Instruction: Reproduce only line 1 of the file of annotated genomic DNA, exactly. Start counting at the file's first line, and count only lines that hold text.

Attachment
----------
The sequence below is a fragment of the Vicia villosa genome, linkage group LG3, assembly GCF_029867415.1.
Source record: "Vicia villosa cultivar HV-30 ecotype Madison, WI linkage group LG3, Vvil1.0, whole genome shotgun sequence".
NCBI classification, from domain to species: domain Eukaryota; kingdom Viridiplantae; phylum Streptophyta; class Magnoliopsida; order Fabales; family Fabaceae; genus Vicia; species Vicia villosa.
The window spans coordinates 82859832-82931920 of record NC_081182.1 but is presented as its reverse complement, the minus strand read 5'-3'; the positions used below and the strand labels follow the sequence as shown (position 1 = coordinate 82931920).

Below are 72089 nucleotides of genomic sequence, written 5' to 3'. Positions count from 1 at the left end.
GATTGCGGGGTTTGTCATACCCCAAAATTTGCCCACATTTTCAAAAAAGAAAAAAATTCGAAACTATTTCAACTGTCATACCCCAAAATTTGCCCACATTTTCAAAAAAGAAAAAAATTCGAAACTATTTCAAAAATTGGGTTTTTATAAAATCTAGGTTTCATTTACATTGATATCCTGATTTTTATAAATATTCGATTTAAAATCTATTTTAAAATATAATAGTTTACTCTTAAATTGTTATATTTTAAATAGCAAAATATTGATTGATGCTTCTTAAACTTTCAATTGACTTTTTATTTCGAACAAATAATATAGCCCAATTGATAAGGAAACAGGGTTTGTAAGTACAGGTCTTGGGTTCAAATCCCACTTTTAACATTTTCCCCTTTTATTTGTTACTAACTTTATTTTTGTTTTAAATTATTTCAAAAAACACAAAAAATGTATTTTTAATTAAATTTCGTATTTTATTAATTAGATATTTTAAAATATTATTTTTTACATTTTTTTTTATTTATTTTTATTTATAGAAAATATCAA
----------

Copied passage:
The sequence below is a fragment of the Vicia villosa genome, linkage group LG3, assembly GCF_029867415.1.